This is the story of six people who lived and worked in Palestine in the 1930s; remarkable nonconformists who tried to find a solution to the deteriorating relations between Jews and Arabs, the two peoples living under British Mandate rule. Some took an active part in dialogues between the two peoples and believed that it was possible to live together, although they knew that the chances were slim...
Paperback: 225 pages
Publisher: Mosaic Press (June 1, 2015)
Product Dimensions: 6 x 0.6 x 9 inches
Amazon Rank: 3922935
Format: PDF ePub fb2 TXT fb2 ebook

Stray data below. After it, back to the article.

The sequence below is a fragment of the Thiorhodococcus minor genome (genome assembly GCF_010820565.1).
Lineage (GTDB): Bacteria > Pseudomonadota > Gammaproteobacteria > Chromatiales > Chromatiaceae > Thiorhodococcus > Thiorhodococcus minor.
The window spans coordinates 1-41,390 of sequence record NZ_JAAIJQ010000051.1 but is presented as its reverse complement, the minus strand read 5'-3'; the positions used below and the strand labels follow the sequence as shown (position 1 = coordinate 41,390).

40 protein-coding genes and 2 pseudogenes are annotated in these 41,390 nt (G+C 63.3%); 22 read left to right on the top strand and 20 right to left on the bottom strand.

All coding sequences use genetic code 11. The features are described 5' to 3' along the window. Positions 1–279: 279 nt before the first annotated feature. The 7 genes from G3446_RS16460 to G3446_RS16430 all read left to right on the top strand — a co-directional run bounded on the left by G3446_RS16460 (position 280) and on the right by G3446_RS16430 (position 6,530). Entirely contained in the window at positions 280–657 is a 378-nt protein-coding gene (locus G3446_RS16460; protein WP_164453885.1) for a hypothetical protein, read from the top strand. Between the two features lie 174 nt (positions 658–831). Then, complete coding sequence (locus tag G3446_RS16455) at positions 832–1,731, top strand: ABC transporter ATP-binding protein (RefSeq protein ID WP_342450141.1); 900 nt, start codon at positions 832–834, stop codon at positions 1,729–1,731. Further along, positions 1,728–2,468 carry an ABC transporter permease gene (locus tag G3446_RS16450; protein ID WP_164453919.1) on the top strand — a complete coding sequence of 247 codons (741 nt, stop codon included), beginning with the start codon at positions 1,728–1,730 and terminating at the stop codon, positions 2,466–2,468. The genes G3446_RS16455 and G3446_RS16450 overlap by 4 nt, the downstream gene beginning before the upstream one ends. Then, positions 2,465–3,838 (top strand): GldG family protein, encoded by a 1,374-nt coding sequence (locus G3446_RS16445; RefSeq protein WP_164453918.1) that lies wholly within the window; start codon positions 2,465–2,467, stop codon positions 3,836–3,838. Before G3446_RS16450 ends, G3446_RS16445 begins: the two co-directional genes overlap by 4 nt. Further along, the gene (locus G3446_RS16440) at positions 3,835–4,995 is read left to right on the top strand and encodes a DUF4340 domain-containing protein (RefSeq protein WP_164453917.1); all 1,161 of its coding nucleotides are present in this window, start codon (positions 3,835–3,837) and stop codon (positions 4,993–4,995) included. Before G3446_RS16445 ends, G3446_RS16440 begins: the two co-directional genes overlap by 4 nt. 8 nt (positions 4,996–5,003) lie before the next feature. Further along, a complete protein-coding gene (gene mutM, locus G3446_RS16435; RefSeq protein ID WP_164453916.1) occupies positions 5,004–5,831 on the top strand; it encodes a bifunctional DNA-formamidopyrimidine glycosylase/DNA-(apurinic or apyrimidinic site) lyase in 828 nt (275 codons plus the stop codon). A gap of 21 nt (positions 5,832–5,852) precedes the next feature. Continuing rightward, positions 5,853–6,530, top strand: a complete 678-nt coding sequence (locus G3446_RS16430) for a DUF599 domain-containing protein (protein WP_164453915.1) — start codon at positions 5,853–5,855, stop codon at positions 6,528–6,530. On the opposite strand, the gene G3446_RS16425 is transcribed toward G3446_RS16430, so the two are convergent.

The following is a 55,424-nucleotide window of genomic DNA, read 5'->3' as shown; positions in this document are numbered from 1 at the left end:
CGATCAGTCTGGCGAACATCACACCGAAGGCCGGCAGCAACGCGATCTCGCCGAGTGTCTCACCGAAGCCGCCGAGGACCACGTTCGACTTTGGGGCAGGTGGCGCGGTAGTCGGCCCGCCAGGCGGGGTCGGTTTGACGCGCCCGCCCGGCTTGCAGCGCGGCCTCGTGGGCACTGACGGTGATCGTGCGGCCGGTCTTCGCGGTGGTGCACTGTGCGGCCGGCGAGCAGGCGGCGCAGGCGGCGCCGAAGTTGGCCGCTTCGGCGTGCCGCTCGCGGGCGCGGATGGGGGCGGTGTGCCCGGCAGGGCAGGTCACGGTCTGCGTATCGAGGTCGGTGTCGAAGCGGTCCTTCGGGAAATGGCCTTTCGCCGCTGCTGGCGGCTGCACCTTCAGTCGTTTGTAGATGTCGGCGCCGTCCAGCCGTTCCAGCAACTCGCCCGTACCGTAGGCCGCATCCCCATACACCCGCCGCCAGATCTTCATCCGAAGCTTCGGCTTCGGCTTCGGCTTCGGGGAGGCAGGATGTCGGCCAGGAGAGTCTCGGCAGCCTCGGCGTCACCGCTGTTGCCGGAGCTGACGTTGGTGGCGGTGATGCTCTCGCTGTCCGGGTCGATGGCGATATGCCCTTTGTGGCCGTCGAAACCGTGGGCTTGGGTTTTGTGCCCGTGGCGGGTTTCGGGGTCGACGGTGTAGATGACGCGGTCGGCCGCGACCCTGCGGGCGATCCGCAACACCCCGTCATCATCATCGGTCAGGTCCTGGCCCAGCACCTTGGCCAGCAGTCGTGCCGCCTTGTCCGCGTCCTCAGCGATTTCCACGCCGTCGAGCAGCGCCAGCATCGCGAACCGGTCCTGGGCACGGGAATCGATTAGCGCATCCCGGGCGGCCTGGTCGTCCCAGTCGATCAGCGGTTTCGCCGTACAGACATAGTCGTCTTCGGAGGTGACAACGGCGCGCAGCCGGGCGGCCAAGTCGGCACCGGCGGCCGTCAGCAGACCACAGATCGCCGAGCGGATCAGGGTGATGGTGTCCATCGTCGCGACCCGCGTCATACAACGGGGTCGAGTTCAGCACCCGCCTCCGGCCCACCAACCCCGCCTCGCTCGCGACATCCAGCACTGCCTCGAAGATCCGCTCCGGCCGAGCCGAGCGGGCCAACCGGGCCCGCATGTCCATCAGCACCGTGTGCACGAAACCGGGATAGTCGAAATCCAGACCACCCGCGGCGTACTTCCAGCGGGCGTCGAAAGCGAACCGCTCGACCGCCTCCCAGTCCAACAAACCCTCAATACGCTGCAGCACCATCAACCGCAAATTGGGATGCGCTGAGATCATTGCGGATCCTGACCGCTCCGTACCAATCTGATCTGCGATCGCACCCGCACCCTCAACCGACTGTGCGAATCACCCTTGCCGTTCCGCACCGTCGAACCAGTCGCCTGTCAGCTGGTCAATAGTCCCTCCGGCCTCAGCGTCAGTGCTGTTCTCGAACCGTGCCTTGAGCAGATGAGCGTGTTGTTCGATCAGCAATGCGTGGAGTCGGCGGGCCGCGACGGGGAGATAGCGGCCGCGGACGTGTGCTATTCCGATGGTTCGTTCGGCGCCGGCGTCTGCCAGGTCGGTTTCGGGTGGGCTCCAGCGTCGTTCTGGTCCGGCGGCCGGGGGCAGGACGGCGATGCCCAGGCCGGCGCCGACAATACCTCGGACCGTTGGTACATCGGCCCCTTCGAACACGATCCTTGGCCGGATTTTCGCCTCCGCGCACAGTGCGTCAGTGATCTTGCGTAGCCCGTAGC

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d War II broke out, the contacts ended. Two Jews—Manya Shochat and Judah Leib Magnes; two Arabs— Mussa Alami and George Antonius; and two Britons—Arthur Wauchope and Orde Wingate, left their distinctive mark on the events of that period, when the Arabs of Palestine realized that they might become a minority under the Jews, whose numbers were growing because of the persecution in Europe. Hadara Lazar has spoken to the descendants of these six individuals and has explored archives and libraries, in Israel and abroad, to produce a book whose personal voice places it squarely in the middle ground between history and literature. Succinctly and with spellbinding narrative skill, she describes the uniqueness, the inner strife, the controversial actions, and the extraordinary, sometimes tragic, lives of her six subjects. And through their portraits, a turbulent and fateful period emerges from the past, during which it might have been possible to prevent what has happened and is still happening between Jews and Arabs today.